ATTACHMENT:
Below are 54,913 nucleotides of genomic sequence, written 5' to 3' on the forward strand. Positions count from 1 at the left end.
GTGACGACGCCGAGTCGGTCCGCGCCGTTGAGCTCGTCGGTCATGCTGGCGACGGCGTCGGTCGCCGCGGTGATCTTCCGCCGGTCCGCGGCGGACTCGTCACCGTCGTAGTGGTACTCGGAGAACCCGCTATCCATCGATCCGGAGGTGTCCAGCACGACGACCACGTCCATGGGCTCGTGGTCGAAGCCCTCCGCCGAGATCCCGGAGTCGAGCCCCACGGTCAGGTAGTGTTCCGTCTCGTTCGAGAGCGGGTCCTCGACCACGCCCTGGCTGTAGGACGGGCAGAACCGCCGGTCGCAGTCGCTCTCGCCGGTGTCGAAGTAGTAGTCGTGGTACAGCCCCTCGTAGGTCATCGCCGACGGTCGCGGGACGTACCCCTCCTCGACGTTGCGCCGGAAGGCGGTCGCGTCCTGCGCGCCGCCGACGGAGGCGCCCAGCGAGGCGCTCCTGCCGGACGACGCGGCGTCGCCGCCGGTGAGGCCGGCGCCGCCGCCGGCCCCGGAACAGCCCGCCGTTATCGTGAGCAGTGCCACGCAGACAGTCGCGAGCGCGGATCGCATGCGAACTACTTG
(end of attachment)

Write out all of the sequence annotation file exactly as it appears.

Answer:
Below are 54,913 nucleotides of genomic sequence, written 5' to 3' on the forward strand. Positions count from 1 at the left end.
GTGACGACGCCGAGTCGGTCCGCGCCGTTGAGCTCGTCGGTCATGCTGGCGACGGCGTCGGTCGCCGCGGTGATCTTCCGCCGGTCCGCGGCGGACTCGTCACCGTCGTAGTGGTACTCGGAGAACCCGCTATCCATCGATCCGGAGGTGTCCAGCACGACGACCACGTCCATGGGCTCGTGGTCGAAGCCCTCCGCCGAGATCCCGGAGTCGAGCCCCACGGTCAGGTAGTGTTCCGTCTCGTTCGAGAGCGGGTCCTCGACCACGCCCTGGCTGTAGGACGGGCAGAACCGCCGGTCGCAGTCGCTCTCGCCGGTGTCGAAGTAGTAGTCGTGGTACAGCCCCTCGTAGGTCATCGCCGACGGTCGCGGGACGTACCCCTCCTCGACGTTGCGCCGGAAGGCGGTCGCGTCCTGCGCGCCGCCGACGGAGGCGCCCAGCGAGGCGCTCCTGCCGGACGACGCGGCGTCGCCGCCGGTGAGGCCGGCGCCGCCGCCGGCCCCGGAACAGCCCGCCGTTATCGTGAGCAGTGCCACGCAGACAGTCGCGAGCGCGGATCGCATGCGAACTACTTG